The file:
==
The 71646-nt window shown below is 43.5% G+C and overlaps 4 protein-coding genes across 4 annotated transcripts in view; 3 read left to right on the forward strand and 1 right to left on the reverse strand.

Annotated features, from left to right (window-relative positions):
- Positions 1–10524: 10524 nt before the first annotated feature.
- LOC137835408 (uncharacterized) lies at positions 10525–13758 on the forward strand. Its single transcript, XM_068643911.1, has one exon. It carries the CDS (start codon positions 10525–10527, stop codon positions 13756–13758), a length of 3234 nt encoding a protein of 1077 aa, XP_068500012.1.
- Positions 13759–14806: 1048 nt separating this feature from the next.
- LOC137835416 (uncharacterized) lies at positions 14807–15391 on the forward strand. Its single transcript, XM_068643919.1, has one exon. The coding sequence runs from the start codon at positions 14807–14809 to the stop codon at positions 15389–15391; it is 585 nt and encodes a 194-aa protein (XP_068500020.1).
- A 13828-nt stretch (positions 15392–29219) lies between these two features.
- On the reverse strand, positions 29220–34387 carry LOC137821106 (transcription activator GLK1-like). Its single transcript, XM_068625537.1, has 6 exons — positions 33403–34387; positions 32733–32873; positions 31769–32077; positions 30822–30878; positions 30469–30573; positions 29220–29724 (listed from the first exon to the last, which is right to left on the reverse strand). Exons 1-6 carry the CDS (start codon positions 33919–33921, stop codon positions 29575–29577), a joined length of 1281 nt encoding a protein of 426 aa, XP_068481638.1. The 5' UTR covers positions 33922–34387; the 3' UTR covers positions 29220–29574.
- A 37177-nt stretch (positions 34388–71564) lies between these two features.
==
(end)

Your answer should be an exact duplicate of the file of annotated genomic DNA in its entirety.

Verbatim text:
The 71646-nt window shown below is 43.5% G+C and overlaps 4 protein-coding genes across 4 annotated transcripts in view; 3 read left to right on the forward strand and 1 right to left on the reverse strand.

Annotated features, from left to right (window-relative positions):
- Positions 1–10524: 10524 nt before the first annotated feature.
- LOC137835408 (uncharacterized) lies at positions 10525–13758 on the forward strand. Its single transcript, XM_068643911.1, has one exon. It carries the CDS (start codon positions 10525–10527, stop codon positions 13756–13758), a length of 3234 nt encoding a protein of 1077 aa, XP_068500012.1.
- Positions 13759–14806: 1048 nt separating this feature from the next.
- LOC137835416 (uncharacterized) lies at positions 14807–15391 on the forward strand. Its single transcript, XM_068643919.1, has one exon. The coding sequence runs from the start codon at positions 14807–14809 to the stop codon at positions 15389–15391; it is 585 nt and encodes a 194-aa protein (XP_068500020.1).
- A 13828-nt stretch (positions 15392–29219) lies between these two features.
- On the reverse strand, positions 29220–34387 carry LOC137821106 (transcription activator GLK1-like). Its single transcript, XM_068625537.1, has 6 exons — positions 33403–34387; positions 32733–32873; positions 31769–32077; positions 30822–30878; positions 30469–30573; positions 29220–29724 (listed from the first exon to the last, which is right to left on the reverse strand). Exons 1-6 carry the CDS (start codon positions 33919–33921, stop codon positions 29575–29577), a joined length of 1281 nt encoding a protein of 426 aa, XP_068481638.1. The 5' UTR covers positions 33922–34387; the 3' UTR covers positions 29220–29574.
- A 37177-nt stretch (positions 34388–71564) lies between these two features.